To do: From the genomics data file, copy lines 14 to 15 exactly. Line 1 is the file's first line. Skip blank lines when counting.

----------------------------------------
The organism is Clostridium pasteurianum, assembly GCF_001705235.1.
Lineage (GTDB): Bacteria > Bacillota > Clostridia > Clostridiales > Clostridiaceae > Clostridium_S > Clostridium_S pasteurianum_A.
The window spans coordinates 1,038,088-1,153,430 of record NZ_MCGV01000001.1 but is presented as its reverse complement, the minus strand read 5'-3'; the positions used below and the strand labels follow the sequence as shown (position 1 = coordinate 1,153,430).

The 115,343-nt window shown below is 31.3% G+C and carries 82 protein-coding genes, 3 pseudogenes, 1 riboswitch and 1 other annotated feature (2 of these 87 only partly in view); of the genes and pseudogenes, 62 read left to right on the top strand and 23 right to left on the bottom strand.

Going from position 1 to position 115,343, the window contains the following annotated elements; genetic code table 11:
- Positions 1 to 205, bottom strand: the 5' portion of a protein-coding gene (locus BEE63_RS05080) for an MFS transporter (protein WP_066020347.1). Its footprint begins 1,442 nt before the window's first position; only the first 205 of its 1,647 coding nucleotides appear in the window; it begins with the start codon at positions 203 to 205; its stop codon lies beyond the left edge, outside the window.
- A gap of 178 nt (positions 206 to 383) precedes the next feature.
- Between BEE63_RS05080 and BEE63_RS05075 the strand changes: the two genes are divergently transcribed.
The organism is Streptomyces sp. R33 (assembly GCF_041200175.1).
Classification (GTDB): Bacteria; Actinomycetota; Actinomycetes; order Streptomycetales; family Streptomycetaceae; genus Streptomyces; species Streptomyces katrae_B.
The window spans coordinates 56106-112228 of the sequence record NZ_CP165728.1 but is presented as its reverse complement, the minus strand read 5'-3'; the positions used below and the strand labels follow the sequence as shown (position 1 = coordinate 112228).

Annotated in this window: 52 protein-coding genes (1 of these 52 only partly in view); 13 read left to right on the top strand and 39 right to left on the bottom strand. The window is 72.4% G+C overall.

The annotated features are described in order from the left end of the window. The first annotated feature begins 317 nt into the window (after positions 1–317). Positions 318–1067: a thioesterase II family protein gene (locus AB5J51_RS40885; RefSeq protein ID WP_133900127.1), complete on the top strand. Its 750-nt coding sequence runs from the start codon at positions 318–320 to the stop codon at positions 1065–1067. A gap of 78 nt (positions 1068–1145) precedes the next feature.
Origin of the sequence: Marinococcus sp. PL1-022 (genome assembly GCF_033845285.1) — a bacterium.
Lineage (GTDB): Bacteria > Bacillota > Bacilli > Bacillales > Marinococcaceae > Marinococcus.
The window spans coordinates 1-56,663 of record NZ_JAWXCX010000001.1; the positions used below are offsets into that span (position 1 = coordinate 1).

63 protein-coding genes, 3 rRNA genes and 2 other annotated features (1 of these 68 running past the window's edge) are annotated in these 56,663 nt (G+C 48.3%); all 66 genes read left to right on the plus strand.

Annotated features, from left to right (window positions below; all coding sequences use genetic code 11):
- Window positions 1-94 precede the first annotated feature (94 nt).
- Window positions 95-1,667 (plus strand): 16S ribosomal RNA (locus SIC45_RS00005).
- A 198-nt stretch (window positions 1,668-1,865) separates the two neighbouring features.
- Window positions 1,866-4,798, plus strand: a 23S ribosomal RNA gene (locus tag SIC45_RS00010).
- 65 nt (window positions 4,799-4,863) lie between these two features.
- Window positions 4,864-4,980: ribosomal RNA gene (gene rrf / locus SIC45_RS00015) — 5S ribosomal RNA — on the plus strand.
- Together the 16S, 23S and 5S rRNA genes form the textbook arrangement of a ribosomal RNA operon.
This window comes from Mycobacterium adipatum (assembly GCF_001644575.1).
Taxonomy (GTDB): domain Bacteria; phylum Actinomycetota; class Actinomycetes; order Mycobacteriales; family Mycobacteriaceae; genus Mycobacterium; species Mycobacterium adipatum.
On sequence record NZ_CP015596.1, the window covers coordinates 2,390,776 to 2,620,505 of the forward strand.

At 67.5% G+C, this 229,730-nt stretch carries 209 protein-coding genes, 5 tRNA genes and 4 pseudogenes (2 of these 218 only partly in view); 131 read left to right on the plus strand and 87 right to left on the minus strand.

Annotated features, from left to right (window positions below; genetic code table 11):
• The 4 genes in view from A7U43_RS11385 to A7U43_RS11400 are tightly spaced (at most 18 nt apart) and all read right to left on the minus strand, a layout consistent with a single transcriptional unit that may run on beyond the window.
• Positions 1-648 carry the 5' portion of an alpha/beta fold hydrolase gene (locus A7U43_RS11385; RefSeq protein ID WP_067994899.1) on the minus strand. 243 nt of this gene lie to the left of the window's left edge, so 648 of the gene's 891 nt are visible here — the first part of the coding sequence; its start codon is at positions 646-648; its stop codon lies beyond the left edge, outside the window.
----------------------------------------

Origin of the sequence: Marinococcus sp. PL1-022 (genome assembly GCF_033845285.1) — a bacterium.
Lineage (GTDB): Bacteria > Bacillota > Bacilli > Bacillales > Marinococcaceae > Marinococcus.